Behind both the project and the special issue of NORMA is the MARS group. This group consists of masculinity researchers from Aalborg University (see fact box) and is the focus of some international attention. A result of this attention is that the MARS group has a working relationship with a Swedish project focusing on the rescue services (led by Professor Ulf Mellström) and with a project on men and alcohol problems at University of Gothenburg . Additionally, the group is developing partnerships with international masculinity researchers such as the American masculinity researcher Michael Kimmel and Jane Parpart, who has written about the construction of masculinity in radical political movements on the African continent in the special issue.
In addition to all this, research work is being carried out in the field of men’s work and family life, parenthood, and paternity leave by assistant professor Lotte Bloksgaard, who has been one of the key persons in building up this field of research. She is currently working on a project for the Danish trade union 3F focussing on men, masculinity and their use of paternity leave.
The new overlooked group – top managers and minority men
Various players have contributed to developing the foundations of masculinity research in Denmark, but Ann-Dorte Christensen believes that there is a need for a joint effort in the area, as has been seen in Norway and Sweden.
“Another of my current projects is the INTERLOC project in which we study citizenship, daily life and identity in relation to gender, class, and ethnicity in a residential area in Aalborg. In this project, we’ve discovered a strong presence of highly actively empowered minority women. But the other side, there is almost no focus on some potentially exposed minority men, who are more marginalised than the women.”
“You find the same tendencies in the education system. Here, many minority women do well, but many minority men find it difficult to cope. And in this area, there is a need for more knowledge about what leads to the potential exclusion of these men.”
“The dominating media images focus on repressed ethnic minority women and violent minority men. The women are portrayed as victims – for whom something must be done; the men are portrayed as being outside society and criminalised. There is an enormous need for further investigation of this field.”
Another area where Ann-Dorte Christensen sees a need for research is that of men in top management and high-level politics.
“Today there is a growing tendency to focus on men as a gender within high-level politics, for example in relation to former prime minister Anders Fogh Rasmussen. And when male Danish party leaders begin mentioning their improved clothes style at party conferences, it emphasises an increasing focus on the fact that men are beginning to become more aware of how they dress and represent themselves,” concludes Ann-Dorte Christensen.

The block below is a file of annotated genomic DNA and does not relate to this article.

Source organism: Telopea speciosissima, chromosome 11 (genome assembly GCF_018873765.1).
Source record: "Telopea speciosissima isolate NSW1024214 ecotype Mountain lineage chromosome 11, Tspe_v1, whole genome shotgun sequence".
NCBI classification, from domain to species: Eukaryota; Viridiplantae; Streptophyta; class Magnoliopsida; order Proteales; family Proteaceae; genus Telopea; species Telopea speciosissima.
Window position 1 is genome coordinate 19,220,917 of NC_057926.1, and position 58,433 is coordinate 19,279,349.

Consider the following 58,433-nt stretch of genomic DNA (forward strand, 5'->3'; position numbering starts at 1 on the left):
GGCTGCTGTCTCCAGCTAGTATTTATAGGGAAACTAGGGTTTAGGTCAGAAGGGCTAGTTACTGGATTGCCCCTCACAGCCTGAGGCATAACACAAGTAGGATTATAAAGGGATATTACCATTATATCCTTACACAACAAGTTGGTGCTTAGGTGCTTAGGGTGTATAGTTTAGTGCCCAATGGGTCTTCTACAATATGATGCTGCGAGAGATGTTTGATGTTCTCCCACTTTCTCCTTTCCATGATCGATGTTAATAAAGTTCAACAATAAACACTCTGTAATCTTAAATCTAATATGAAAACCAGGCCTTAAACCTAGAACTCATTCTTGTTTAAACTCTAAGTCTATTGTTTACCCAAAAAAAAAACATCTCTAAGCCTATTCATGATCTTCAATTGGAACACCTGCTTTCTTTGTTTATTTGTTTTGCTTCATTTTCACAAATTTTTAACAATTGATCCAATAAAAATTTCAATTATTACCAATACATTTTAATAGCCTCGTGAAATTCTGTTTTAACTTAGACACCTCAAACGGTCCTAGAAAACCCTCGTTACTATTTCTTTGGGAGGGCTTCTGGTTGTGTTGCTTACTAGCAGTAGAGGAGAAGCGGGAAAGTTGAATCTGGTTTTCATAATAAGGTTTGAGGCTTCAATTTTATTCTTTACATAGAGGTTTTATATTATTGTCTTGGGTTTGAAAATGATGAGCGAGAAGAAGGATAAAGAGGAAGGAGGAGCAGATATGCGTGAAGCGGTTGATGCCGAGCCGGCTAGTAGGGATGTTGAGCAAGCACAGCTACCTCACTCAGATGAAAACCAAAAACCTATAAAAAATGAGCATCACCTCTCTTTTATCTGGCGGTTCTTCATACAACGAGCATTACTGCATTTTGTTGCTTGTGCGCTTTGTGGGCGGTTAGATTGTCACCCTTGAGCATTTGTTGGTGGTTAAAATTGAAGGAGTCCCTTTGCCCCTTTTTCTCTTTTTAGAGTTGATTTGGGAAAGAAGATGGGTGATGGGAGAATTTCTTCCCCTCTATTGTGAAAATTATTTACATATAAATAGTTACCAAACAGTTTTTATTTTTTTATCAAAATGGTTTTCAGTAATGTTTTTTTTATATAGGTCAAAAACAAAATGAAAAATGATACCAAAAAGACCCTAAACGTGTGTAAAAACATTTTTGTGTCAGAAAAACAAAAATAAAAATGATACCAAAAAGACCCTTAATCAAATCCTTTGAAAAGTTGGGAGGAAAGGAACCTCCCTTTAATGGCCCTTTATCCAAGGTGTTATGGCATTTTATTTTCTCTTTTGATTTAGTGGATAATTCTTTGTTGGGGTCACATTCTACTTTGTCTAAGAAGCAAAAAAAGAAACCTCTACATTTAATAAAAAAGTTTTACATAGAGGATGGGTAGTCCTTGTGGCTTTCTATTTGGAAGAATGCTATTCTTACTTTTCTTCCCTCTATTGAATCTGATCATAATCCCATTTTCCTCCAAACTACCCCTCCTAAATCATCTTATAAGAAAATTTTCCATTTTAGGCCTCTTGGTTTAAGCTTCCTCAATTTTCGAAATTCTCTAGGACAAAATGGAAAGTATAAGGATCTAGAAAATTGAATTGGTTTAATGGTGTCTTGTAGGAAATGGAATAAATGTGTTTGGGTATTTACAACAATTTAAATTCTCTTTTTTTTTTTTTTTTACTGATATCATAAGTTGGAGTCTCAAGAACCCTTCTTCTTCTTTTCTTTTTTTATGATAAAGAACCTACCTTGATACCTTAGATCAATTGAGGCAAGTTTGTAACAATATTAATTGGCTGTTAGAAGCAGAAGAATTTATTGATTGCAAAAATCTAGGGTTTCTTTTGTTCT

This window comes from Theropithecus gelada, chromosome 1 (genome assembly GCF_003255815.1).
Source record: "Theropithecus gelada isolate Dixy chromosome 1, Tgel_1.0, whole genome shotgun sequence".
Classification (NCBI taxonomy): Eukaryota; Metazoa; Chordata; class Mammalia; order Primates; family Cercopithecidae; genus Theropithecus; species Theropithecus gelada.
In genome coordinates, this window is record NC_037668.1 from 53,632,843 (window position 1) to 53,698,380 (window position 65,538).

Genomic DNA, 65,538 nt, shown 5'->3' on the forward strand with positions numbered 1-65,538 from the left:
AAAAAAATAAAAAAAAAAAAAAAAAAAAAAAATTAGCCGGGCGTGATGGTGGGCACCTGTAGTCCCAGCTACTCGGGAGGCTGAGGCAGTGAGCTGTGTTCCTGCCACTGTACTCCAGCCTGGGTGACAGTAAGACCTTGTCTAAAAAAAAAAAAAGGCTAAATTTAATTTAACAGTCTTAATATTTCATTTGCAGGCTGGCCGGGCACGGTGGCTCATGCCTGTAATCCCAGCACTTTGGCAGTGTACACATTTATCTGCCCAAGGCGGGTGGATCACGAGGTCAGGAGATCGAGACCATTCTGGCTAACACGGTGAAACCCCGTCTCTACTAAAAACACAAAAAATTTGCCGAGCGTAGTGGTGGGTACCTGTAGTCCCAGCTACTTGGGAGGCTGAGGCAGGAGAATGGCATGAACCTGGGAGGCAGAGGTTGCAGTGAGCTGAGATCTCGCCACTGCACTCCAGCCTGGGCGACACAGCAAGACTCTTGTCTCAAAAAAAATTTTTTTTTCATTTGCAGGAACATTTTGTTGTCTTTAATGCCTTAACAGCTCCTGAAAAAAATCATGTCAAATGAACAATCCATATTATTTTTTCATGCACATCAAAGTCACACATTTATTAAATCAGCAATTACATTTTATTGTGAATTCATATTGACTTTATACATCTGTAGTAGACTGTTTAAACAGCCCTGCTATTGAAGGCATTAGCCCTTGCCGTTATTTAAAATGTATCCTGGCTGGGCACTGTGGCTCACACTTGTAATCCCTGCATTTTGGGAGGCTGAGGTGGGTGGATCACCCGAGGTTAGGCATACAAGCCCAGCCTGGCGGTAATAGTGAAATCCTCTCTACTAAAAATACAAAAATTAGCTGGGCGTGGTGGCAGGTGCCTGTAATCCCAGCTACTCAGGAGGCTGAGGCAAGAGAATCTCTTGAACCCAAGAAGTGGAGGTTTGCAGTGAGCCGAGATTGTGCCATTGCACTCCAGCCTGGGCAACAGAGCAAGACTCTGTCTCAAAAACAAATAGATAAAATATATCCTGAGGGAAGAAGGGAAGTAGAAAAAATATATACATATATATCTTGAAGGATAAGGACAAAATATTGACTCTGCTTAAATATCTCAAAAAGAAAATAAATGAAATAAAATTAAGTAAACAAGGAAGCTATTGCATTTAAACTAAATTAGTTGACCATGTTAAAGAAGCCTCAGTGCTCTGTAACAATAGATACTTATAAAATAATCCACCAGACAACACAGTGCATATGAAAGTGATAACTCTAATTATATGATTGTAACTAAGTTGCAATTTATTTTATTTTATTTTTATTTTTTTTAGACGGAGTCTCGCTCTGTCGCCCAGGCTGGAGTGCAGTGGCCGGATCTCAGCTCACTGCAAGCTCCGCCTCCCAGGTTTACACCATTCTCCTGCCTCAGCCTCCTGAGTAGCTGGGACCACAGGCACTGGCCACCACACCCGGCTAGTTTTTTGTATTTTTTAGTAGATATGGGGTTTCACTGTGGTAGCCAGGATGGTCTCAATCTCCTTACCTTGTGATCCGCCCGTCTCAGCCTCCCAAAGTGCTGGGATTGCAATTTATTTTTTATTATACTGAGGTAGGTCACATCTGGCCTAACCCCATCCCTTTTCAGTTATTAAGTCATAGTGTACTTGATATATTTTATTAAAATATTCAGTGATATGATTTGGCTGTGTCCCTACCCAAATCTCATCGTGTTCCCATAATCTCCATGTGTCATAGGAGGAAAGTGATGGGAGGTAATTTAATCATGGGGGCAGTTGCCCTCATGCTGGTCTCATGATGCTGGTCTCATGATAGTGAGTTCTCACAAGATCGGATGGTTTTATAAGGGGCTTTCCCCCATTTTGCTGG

NORMA - special issue: Men, resistance and political radicalization, vol. 5, nr. 2, 2010. Ann-Dorte Christensen and Sune Qvotrup Jensen (red.)
The Special issue of NORMA examines both masculinity in relation to top-level politics and in relation to safety. Researchers, including Jane Parpart, look at the new wars and global conflicts and examine the role played by poverty to recruitment. The journal also looks at how political radicalisation is closely linked to gender/masculinity in the ANC, the Danish left-wing ‘Autonom’ milieu, the left-wing movements of the 1960s, and during Denmark’s occupation during World War II.
Find the NORMA special issue in KVINFO’s library
Participants within the MARS project:
Ann-Dorte Christensen, Professor (Project Manager)
Claus D. Hansen, Assistant Professor
Sune Q. Jensen, Associate Professor
Lotte Bloksgaard, Assistant Professor
Morten Kyed PhD Fellow
Department of Occupational Medicine, Regional Hospital Herning:
Kent J. Nielsen, Psychologist
Kurt Rasmussen, Medical Doctor and Head of Department
PhD dissertations on masculinity from Aalborg University:
Sune Qvotrup Jensen: ‘Fremmed, farlig og fræk. Unge mænd og etnisk/racial andenhed. Mellem modstand og stilisering’ (Danish only). PhD dissertation, Aalborg Universitet, 2007. Borrow from KVINFO’s library
Lotte Bloksgaard: ‘Arbejdsliv, forældreskab og køn. Forhandlinger om løn og barsel i tre moderne virksomheder’ (Danish only). PhD dissertation, FREIA- Feminist Research Centre in Aalborg, Aalborg University, 2009. Borrow from KVINFO’s library
Jeppe Lyng: ‘Maskulinitetskonstruktioner blandt højreradikale mænd - et studie i kritisk mandsforskning’ (Danish only). Under completion.
Morten Kyed: ‘Maskulinitet og arbejdsulykker. En kvalitativ undersøgelse af sammenhængen mellem kønsidentitet, arbejdsmiljø og arbejdsulykker i to udsatte brancher(2010-2013)’ (Danish only).